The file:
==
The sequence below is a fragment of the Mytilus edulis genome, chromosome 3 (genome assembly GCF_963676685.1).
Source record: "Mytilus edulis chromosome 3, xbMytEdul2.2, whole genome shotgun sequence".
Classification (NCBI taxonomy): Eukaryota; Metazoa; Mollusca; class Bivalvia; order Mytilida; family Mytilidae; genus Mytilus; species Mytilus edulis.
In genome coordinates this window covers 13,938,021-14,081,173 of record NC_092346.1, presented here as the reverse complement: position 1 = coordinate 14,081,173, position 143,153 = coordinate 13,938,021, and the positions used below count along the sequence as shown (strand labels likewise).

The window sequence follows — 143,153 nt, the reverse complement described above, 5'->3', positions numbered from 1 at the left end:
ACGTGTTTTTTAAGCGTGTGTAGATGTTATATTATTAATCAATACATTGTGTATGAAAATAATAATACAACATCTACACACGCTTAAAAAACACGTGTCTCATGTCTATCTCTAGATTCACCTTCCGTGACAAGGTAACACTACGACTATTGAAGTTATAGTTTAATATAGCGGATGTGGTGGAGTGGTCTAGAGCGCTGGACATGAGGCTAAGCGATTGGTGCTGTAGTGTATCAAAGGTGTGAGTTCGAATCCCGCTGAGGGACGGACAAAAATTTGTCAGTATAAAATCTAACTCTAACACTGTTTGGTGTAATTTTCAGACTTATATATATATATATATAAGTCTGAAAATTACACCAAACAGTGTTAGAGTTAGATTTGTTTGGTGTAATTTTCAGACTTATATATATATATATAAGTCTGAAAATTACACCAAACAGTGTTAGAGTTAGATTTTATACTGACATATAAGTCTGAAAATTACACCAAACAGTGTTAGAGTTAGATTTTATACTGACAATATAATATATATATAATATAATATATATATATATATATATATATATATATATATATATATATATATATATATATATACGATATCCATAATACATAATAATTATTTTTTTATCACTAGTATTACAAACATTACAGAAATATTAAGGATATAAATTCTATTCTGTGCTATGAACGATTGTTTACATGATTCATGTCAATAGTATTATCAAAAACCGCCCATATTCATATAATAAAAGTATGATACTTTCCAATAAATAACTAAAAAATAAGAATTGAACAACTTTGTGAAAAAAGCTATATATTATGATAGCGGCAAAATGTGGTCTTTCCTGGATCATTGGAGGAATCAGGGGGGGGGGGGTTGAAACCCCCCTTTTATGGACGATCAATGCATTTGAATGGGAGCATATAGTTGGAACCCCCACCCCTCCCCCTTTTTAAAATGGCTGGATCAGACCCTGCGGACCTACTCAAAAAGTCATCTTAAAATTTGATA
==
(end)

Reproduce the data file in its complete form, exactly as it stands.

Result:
The sequence below is a fragment of the Mytilus edulis genome, chromosome 3 (genome assembly GCF_963676685.1).
Source record: "Mytilus edulis chromosome 3, xbMytEdul2.2, whole genome shotgun sequence".
Classification (NCBI taxonomy): Eukaryota; Metazoa; Mollusca; class Bivalvia; order Mytilida; family Mytilidae; genus Mytilus; species Mytilus edulis.
In genome coordinates this window covers 13,938,021-14,081,173 of record NC_092346.1, presented here as the reverse complement: position 1 = coordinate 14,081,173, position 143,153 = coordinate 13,938,021, and the positions used below count along the sequence as shown (strand labels likewise).

The window sequence follows — 143,153 nt, the reverse complement described above, 5'->3', positions numbered from 1 at the left end:
ACGTGTTTTTTAAGCGTGTGTAGATGTTATATTATTAATCAATACATTGTGTATGAAAATAATAATACAACATCTACACACGCTTAAAAAACACGTGTCTCATGTCTATCTCTAGATTCACCTTCCGTGACAAGGTAACACTACGACTATTGAAGTTATAGTTTAATATAGCGGATGTGGTGGAGTGGTCTAGAGCGCTGGACATGAGGCTAAGCGATTGGTGCTGTAGTGTATCAAAGGTGTGAGTTCGAATCCCGCTGAGGGACGGACAAAAATTTGTCAGTATAAAATCTAACTCTAACACTGTTTGGTGTAATTTTCAGACTTATATATATATATATATAAGTCTGAAAATTACACCAAACAGTGTTAGAGTTAGATTTGTTTGGTGTAATTTTCAGACTTATATATATATATATAAGTCTGAAAATTACACCAAACAGTGTTAGAGTTAGATTTTATACTGACATATAAGTCTGAAAATTACACCAAACAGTGTTAGAGTTAGATTTTATACTGACAATATAATATATATATAATATAATATATATATATATATATATATATATATATATATATATATATATATATATATATATACGATATCCATAATACATAATAATTATTTTTTTATCACTAGTATTACAAACATTACAGAAATATTAAGGATATAAATTCTATTCTGTGCTATGAACGATTGTTTACATGATTCATGTCAATAGTATTATCAAAAACCGCCCATATTCATATAATAAAAGTATGATACTTTCCAATAAATAACTAAAAAATAAGAATTGAACAACTTTGTGAAAAAAGCTATATATTATGATAGCGGCAAAATGTGGTCTTTCCTGGATCATTGGAGGAATCAGGGGGGGGGGGGTTGAAACCCCCCTTTTATGGACGATCAATGCATTTGAATGGGAGCATATAGTTGGAACCCCCACCCCTCCCCCTTTTTAAAATGGCTGGATCAGACCCTGCGGACCTACTCAAAAAGTCATCTTAAAATTTGATA